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From Barnes & NobleBarnes & Noble Discover Great New Writers
Welcome to Georgia in the late 1970s, where ten-year-old Luke's otherwise neglectful father is teaching him to drive, a lesson so steeped in southern meaning that it eclipses his father's many failings. Freedom -- ethereal, unattainable, unimaginable freedom -- has just cleared the horizon for the first time in young Luke's life, and he likes what he sees.
Luke's family is a blessed mess. As Luke counts the days until his 16th birthday, his mother enters into a series of painful if poignant relationships with men, only to discover that her closest and most gratifying bond may be with the bottle. Luke runs a bit wild, driving without a license and attracting the notice of the local authorities -- a development that causes his world-weary mother to send Luke off to his drug-running brother, Nick, who is dedicated to seeing that Luke doesn't follow in his path.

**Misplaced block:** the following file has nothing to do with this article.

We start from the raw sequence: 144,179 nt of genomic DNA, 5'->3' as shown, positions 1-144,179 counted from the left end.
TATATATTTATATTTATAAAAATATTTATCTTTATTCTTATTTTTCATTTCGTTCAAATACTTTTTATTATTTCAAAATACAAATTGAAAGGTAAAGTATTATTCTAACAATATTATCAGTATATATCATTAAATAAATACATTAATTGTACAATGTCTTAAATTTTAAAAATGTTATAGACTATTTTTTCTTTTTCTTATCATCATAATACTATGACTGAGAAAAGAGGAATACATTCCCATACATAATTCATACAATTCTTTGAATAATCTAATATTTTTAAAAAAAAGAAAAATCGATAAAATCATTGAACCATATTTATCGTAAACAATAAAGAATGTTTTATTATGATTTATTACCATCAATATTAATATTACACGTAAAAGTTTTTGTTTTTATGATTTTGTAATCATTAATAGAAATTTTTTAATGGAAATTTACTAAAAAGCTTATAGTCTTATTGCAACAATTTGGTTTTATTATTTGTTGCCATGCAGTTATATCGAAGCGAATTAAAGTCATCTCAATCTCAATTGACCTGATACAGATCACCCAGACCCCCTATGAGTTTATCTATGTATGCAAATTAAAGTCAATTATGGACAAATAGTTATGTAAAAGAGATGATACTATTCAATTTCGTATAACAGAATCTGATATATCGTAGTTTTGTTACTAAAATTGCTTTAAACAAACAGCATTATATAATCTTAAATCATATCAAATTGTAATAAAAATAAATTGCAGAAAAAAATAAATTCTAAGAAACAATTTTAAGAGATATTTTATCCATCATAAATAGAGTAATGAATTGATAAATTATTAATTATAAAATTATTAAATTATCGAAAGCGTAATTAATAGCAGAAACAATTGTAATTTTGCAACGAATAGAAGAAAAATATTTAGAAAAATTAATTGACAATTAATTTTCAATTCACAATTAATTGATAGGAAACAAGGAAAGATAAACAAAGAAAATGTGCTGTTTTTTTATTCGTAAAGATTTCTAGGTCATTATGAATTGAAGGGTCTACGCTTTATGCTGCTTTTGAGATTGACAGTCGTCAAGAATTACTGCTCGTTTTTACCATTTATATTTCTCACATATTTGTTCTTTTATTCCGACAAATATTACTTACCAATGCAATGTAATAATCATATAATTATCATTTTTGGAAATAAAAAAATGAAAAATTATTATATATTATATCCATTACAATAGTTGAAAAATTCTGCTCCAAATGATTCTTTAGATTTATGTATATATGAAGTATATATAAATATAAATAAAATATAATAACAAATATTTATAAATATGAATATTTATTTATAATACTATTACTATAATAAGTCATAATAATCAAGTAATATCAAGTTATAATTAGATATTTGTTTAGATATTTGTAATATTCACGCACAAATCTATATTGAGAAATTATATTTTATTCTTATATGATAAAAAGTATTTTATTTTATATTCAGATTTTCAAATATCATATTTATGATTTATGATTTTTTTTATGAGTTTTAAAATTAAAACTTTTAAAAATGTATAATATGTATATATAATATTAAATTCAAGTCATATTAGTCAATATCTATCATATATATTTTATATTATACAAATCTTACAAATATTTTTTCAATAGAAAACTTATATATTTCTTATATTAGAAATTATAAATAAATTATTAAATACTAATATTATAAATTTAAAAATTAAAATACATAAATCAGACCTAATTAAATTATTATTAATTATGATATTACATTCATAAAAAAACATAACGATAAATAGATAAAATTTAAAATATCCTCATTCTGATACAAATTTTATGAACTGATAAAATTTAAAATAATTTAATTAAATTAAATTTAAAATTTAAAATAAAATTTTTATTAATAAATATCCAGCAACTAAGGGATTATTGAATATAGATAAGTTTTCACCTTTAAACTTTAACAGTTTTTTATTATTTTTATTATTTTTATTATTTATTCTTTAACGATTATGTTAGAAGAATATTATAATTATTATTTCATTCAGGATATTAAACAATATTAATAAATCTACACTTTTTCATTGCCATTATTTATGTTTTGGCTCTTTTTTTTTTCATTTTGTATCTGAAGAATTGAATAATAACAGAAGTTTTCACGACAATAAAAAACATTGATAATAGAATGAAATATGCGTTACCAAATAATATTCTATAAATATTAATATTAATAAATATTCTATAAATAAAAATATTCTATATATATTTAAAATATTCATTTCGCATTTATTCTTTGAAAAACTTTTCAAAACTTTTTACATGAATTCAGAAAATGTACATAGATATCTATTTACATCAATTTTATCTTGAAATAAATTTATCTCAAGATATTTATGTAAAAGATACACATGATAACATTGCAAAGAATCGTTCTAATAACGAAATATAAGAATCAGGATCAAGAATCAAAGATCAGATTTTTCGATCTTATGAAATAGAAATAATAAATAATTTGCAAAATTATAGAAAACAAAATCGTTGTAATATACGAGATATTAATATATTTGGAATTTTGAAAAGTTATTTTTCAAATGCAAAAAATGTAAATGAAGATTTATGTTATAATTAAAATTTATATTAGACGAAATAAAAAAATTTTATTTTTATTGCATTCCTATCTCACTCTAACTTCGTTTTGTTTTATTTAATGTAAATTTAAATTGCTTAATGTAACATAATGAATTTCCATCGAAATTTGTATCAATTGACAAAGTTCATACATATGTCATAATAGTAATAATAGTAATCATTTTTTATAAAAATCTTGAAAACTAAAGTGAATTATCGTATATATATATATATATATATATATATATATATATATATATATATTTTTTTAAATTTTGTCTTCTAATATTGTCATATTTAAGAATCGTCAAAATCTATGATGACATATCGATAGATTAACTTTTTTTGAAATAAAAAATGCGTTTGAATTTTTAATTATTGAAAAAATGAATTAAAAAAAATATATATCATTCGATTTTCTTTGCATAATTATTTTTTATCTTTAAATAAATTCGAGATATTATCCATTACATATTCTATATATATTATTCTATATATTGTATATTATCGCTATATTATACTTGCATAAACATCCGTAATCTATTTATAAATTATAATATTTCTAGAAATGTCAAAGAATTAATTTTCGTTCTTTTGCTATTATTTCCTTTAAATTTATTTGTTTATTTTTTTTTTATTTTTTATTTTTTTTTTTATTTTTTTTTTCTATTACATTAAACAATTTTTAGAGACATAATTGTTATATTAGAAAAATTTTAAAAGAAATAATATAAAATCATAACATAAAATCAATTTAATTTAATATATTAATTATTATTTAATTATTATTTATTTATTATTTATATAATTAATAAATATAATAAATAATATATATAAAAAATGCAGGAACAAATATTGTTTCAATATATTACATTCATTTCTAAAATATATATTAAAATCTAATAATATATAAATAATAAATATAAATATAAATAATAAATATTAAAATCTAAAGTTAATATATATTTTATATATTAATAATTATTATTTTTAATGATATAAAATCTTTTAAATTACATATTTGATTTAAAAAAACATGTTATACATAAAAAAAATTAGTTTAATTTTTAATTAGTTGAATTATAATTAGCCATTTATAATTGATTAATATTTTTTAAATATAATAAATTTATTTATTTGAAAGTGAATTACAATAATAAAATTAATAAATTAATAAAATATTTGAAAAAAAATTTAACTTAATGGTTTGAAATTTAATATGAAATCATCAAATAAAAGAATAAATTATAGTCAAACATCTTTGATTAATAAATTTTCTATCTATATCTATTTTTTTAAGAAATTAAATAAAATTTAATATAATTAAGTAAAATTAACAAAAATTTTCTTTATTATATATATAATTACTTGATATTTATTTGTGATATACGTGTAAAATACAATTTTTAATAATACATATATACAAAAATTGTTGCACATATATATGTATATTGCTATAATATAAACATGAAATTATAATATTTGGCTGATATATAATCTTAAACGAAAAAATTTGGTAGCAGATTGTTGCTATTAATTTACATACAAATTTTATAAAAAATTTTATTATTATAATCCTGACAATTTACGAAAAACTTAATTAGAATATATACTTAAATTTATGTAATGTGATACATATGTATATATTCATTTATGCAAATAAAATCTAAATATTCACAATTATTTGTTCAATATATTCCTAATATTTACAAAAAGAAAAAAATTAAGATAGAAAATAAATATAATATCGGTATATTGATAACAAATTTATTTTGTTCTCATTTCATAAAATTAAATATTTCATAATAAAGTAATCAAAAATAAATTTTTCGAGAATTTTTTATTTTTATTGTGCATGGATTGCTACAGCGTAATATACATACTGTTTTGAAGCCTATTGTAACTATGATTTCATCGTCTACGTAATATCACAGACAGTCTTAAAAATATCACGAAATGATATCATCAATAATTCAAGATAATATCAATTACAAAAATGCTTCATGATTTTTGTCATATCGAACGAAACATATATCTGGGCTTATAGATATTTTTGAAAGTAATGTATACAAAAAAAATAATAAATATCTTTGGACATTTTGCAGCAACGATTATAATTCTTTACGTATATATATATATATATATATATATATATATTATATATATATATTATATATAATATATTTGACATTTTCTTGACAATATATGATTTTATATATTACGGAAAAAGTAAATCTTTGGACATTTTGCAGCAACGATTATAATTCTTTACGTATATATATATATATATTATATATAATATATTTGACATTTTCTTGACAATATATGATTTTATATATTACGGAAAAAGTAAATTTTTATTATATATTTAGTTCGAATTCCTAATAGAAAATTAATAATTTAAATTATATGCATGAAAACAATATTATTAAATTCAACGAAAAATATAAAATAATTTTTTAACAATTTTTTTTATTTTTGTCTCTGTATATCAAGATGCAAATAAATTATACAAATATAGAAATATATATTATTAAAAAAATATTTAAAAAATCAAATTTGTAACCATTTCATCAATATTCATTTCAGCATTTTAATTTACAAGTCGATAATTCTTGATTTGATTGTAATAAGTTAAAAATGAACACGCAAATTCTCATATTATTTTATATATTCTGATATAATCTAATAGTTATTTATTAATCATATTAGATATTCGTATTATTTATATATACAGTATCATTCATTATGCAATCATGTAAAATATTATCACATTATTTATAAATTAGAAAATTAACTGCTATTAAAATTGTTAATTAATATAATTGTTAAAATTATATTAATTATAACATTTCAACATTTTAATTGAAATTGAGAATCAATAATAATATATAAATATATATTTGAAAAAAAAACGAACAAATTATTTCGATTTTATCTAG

But Luke's love for Nick sends him on a journey to catch up with him and his fellow fugitives before the police -- or, for that matter, murderous cocaine traffickers -- find them first. Along the way, Luke discovers love and nurtures a steadily blooming desire to live life on the right side of the law. Equal parts hilarious and touching, painful and joyous, Drive like Hell is a picture-perfect study of growing up restless and rootless in a southern town. (Spring 2005 Selection)